U.S, Canada eye North Warning upgrade: NORAD
"We're going to have to reinvest for that capability"
The United States and Canada plan to replace the radar along the North Warning sites across the Canadian Arctic, suggested Admiral William Gortney, head of the Canada-U.S. National Aerospace Defense Command (NORAD) and of the Northern Command, at an April 7 news conference in Washington, D.C.
Gortney said that, in about 10 years, the current tracking equipment will “reach a point of obsolescence and we’re going to have to reinvest for that capability.”
“The question is, what sort of technology do we want to use to reconstitute that capability? We don’t want to put in the same sorts of sensors, because they’re not effective against the low-altitude, say, cruise missiles. They can’t see over the horizon.”
As the U.S. prepares to assume the chair of the Arctic Council in Iqaluit later this month, the Arctic appears to have moved on to NORAD’s agenda, North America’s aerospace warning and aerospace control centre run jointly by Canada and the U.S., with headquarters in Colorado.
Gortney is worried about “Russian air, maritime, and cruise missile threats” and “peer competitors, rogue regimes, myriad terrorist organizations, individual violent extremists, and transnational organized crime looking for weaknesses to exploit,” as he told the U.S. Senate Armed Services Committee last month.
Gortney said the Arctic remains “key terrain as the northern approach to North America.”
“We view the Arctic as an emerging operating area with much yet to be defined,” he said.
Gortney said NORAD’s Arctic road map calls for “persistent domain awareness, robust communications, deployable forces, and infrastructure in the Arctic to support our responsibilities and missions in this region.”
This means having forces that are trained and equipped for the Arctic as well as “limited infrastructure that can be scaled for contingencies.”
Gortney also noted that the Arctic Council is “a valuable forum for non-security-related Arctic governance.”
“We will continue our collaboration with like-minded Arctic nations and look forward to supporting the United States Arctic Council Chairmanship beginning in 2015.”
In the early 2000s, Inuit in Canada and Greenland reacted to the U.S. National Missile Defence plan for anti-ballistic missile radar and communication systems in several places across the Arctic, including the U.S. Air Force base in Thule, Greenland.
The plans would defend the U.S. against nuclear missile attacks from so-called “rogue” states such as North Korea and Iraq. Using a network of satellites and land-based stations, the system would detect nuclear missiles aimed at the U.S. and dispatch interceptor projectiles to knock them down.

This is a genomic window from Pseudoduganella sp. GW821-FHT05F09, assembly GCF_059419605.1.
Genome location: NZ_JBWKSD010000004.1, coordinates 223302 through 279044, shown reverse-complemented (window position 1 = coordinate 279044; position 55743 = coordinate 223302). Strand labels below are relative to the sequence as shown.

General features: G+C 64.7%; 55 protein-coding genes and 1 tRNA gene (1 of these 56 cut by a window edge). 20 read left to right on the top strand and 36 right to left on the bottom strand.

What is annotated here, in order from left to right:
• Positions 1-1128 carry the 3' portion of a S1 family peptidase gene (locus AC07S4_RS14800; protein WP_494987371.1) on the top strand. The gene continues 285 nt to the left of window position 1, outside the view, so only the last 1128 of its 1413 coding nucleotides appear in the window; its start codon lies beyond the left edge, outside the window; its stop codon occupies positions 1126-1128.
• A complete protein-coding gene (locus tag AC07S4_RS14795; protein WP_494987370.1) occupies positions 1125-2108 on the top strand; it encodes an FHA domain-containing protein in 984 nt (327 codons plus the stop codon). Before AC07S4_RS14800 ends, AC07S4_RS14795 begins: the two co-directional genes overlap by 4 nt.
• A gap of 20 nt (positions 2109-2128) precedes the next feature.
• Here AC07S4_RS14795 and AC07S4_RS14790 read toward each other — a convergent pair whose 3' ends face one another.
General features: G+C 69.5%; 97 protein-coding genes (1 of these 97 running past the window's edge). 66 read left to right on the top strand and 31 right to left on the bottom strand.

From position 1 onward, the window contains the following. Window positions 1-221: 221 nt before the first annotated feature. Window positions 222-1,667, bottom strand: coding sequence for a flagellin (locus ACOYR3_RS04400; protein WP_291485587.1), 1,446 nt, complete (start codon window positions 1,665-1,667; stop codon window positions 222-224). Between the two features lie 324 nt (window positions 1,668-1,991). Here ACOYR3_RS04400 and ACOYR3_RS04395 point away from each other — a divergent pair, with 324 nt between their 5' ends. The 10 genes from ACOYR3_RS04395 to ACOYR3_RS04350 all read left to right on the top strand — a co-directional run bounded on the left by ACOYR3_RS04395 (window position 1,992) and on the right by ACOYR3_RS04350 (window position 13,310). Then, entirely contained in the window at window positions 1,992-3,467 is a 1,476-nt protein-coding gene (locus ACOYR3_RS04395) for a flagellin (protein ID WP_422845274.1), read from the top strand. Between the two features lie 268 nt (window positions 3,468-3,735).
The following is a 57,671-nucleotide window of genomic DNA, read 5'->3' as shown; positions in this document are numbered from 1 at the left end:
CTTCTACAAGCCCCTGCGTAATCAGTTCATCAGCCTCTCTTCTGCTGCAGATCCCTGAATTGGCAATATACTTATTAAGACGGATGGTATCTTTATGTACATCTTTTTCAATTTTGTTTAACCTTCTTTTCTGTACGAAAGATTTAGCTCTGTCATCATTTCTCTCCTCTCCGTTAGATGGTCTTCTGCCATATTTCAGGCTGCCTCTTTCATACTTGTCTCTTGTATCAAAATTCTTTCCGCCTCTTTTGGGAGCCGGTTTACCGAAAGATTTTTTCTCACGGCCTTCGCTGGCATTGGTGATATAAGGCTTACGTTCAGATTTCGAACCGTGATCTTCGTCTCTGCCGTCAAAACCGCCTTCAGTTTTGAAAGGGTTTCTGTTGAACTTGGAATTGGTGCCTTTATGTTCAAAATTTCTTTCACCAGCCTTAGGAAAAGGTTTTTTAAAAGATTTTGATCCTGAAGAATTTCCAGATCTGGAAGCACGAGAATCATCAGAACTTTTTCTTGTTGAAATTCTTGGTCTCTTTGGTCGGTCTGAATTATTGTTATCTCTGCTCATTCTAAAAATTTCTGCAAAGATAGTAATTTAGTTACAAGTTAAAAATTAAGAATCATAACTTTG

The NMD system would rely on missiles launched from ships or land, as well as lasers fired from modified aircraft.
But to make the proposed system work, the U.S. had to have radar and missile sites circling the Arctic.
In 2002, a defence watchdog told Nunatsiaq News that an upgraded Thule air base couldn’t do the job of defending U.S. airspace without assistance from additional sites in Canada.
Then, in 2004, high-level officials from Greenland, Denmark and the U.S. met in the sheep-farming village of Igaliku to sign three deals, which would also allow the U.S. to move ahead with its missile defence program.
Since then radar sites in Alaska and Thule have been upgraded.
The former Liberal government decided in 2005 not to join up with the missile defence plan.
But last year Prime Minister Stephen Harper said while “it was our judgment in the past that Canadians did not need the security of participation in the anti-ballistic missile defence system. Obviously there are changes occurring in the world and we will continue to examine whether that does or does not serve Canadian interests and we will make whatever decision is in the best security and safety interest of Canadians.”
Climate change appears to be a key in raising NORAD’s interest in the Arctic and updating Canadian defence capability.
“Well, the Arctic ice pack is receding. I mean that’s clear. We see that every year. We see it receding and so the question is now: as it recedes, how much more commercial activity is going to be up there in the form of transportation… resource extraction? Will companies and nations go up there for resource extraction, you know, oil, gas, minerals?” Gortney said on Colorado Public Radio.
“What does that mean in the future?’ And that’s what we’re trying to determine.”